RTM Daily has been on a bit of a “user-generated” trend this week, and it’s not stopping yet.
I just learned about Squerb, a company that creates user-driven opinion graphs. It will be launching a new “sentiment engine” at SXSW because the company doesn’t think Facebook “Likes” or clicks “allow for any meaningful digital self-expression,” a representative said.
Instead, Squerb wants users to “squerb” their opinions (yes, they are creating a verb for this). Think of it as a mix between Yelp, Facebook likes, Twitter trends, Pinterest re-pins, and the comments section on Amazon.
“Most sites rely on simple heuristics like thumbs-up, ‘like’ or 1-5 stars,” stated Squerb founder and CEO Chris Biscoe. He added that while those tools offer a quick overview of opinion, they don’t offer much in the way of meaningful data.
I squirm at the thought of squerbing because, really, the last thing Internet users need is another medium to express feelings. I can see where Squerb sees an opportunity, though, because I agree that rating everything online from 1-5 doesn’t give the most accurate read on user sentiment.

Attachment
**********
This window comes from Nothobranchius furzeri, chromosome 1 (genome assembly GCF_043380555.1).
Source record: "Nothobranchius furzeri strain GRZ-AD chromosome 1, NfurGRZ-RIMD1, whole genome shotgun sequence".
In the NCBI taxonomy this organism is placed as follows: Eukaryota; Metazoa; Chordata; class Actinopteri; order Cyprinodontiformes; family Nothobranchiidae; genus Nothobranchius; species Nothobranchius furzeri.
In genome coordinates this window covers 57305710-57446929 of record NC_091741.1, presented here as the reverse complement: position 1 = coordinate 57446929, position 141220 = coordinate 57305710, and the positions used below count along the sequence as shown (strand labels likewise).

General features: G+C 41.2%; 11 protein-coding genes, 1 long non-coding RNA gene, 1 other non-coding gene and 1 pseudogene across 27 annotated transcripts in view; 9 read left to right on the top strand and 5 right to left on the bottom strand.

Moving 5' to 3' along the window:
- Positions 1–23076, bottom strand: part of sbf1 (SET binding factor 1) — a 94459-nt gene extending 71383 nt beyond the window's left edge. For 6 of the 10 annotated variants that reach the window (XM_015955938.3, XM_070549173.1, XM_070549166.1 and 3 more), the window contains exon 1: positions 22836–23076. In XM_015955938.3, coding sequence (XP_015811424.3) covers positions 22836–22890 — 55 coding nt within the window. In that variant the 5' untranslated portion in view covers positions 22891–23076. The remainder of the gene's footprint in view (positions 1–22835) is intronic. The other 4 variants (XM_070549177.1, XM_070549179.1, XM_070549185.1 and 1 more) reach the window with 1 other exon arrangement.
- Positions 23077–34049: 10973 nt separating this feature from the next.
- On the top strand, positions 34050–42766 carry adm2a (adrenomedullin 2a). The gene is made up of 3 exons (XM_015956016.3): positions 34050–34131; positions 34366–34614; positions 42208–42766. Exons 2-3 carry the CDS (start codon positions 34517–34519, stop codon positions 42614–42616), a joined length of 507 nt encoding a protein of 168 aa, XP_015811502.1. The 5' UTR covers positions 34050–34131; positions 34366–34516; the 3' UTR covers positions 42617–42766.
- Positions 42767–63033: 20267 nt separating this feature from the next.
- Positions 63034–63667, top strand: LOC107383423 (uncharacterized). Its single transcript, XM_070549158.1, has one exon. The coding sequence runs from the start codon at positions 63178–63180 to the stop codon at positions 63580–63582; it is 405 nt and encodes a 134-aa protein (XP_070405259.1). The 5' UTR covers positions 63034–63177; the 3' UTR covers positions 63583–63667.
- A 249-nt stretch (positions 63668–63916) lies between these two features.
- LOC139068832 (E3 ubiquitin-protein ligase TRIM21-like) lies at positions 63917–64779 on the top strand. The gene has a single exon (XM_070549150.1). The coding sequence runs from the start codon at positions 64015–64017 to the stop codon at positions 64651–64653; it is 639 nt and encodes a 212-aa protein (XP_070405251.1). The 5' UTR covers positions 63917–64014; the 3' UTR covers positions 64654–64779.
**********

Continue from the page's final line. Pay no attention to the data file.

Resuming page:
Each time a user “squerbs,” the opinion graph is updated in real-time. There are some obvious tie-ins to real-time marketing there, but I still think Twitter has the bases covered in that department.
Squerb claims it differs from trends because, for example, it doesn’t just have users rate a movie as a whole -- it also has them rate subcategories, like acting. The thing is, Twitter trends can pick up those subcategories.
The company says the real play is for brand marketers, who will have a user-generated “Big Data” source on nothing but opinions. I can see that. I think that even though the opinion graphs are updated in real-time, the platform will end up being more useful for long-term branding efforts than real-time marketing attempts.
That's not to say there's nothing here for real-time marketers. The platform will only be as useful as consumers make it, but the data provided will not need to be parsed. It eliminates the need to figure out what the data is telling you -- the consumers will do that for you. In theory, this would allow marketers to make faster decisions.
With regard to data collection and "data mining," Squerb is cutting out the need for automation. That's not quite as sexy as "machine learning algorithms," but it could be more effective.